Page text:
Electrospray ionization: Fenn and his group discovered the generation of multiply charged ions from proteins allowing their molecular weight to be determined with instruments of low mass range using Electrospray ionization. After protein it is used for polymers co polymers and smaller molecules. In this technique to produce charged aerosol droplet, liquid analyte passes through a metal capillary which has maintained at high voltage (Capillary voltagearound 4 Kv) in a chamber heated near atmospheric pressure. It produces ion sample solution by producing fine spray charged droplets. In this a sample solution is pumped constantly from a fine, charged stainless steel capillary needle has low rate and needle is maintained at a high electric field concern to cylindrical electrode.
The capillary produces the mist or aerosol of fine charged droplets from the liquid. This leads to the production of Taylor cone and a jet from the tip of this cone. The charged droplets then travelling through desolvating capillary where there is attachment of charge by the evaporation of solvent. This process carried out in a vacuum.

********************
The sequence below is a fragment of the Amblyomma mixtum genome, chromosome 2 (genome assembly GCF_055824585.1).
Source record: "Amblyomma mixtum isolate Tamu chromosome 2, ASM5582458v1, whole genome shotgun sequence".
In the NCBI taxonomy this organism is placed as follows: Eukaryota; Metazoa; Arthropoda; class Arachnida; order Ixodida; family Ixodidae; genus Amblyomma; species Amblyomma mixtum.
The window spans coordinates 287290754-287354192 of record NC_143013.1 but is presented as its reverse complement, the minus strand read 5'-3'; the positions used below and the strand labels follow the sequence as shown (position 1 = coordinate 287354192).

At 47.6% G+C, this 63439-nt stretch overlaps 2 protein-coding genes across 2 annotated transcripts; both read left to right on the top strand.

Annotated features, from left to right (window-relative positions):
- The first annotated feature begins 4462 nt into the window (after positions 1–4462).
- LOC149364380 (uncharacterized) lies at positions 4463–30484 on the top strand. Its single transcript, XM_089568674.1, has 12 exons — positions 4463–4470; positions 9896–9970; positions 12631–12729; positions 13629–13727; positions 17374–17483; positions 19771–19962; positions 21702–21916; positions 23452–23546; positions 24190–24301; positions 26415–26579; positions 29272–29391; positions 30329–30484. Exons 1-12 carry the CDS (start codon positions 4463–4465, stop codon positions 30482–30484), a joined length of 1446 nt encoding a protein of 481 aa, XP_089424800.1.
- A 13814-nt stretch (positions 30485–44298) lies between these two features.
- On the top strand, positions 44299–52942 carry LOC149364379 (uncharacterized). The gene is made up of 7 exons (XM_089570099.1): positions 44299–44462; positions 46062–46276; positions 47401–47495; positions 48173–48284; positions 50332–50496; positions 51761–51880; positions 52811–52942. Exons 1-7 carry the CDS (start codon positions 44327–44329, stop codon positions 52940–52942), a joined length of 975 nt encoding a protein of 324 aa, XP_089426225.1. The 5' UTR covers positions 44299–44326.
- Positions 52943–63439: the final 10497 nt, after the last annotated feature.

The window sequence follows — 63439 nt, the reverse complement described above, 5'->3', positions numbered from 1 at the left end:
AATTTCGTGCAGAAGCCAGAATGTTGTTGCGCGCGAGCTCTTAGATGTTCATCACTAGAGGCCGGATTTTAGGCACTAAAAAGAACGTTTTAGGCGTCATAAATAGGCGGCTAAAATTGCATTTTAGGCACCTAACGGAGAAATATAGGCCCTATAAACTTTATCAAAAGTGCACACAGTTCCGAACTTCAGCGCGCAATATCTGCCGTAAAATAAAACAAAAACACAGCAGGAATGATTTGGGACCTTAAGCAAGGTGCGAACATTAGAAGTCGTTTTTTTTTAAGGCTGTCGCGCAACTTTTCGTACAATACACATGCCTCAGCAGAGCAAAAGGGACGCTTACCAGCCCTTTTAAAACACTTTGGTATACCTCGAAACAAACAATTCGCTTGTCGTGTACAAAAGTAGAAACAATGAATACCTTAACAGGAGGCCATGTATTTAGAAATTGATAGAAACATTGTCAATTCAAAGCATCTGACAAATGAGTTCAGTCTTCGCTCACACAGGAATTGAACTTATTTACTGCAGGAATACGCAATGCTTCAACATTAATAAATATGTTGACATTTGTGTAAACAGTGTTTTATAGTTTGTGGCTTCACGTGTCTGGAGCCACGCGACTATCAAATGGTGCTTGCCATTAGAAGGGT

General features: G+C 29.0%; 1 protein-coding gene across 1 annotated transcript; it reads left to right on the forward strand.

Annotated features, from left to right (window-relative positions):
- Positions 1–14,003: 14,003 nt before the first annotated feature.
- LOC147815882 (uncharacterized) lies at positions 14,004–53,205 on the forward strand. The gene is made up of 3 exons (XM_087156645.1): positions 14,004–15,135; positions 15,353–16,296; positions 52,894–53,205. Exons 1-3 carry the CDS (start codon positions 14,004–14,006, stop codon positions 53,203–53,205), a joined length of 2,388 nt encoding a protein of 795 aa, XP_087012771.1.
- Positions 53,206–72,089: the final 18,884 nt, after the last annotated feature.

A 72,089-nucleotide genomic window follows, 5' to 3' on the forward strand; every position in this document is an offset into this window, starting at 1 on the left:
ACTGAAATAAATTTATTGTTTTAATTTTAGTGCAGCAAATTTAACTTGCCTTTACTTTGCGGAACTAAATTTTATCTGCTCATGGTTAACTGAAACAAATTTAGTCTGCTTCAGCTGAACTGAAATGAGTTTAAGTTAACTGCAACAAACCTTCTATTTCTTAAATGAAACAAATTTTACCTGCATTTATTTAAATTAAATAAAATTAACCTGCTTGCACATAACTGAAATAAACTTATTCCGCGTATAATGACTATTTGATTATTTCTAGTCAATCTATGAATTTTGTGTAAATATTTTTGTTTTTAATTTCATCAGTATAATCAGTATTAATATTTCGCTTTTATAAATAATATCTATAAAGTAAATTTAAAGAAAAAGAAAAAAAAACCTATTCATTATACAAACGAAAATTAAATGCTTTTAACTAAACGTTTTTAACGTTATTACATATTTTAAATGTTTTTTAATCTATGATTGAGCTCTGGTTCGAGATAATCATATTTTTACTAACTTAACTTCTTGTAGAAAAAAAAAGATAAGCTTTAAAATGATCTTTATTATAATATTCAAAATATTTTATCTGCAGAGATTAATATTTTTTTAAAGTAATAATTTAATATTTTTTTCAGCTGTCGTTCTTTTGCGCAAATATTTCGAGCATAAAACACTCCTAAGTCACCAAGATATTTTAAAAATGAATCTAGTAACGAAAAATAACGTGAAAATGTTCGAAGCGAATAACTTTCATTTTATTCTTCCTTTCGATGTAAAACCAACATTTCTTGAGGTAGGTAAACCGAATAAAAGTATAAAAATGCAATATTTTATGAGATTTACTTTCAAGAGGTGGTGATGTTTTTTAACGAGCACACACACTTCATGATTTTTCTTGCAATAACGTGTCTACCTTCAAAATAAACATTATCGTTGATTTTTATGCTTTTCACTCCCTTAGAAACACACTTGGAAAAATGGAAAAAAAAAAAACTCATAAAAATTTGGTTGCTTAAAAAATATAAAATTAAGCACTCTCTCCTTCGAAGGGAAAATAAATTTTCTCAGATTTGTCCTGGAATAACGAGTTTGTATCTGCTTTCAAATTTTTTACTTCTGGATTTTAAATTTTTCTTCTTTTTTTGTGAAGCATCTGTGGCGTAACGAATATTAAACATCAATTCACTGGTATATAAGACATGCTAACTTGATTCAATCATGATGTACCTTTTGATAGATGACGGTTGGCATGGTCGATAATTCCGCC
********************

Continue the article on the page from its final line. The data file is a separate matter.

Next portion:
Warm nitrogen a nebulising gas is used by desolvating capillary which is kept under high pressure. After the evaporation process of droplet the distance between the analyte molecules get closer. As the similarly charged molecules come closer together these molecules become unstable and get explodes once again. This is referred as columbic fission. The process continuously going on till the analyte is with no solvent and it became lone ion. Then the journey of this ion starts towards the mass analyzer .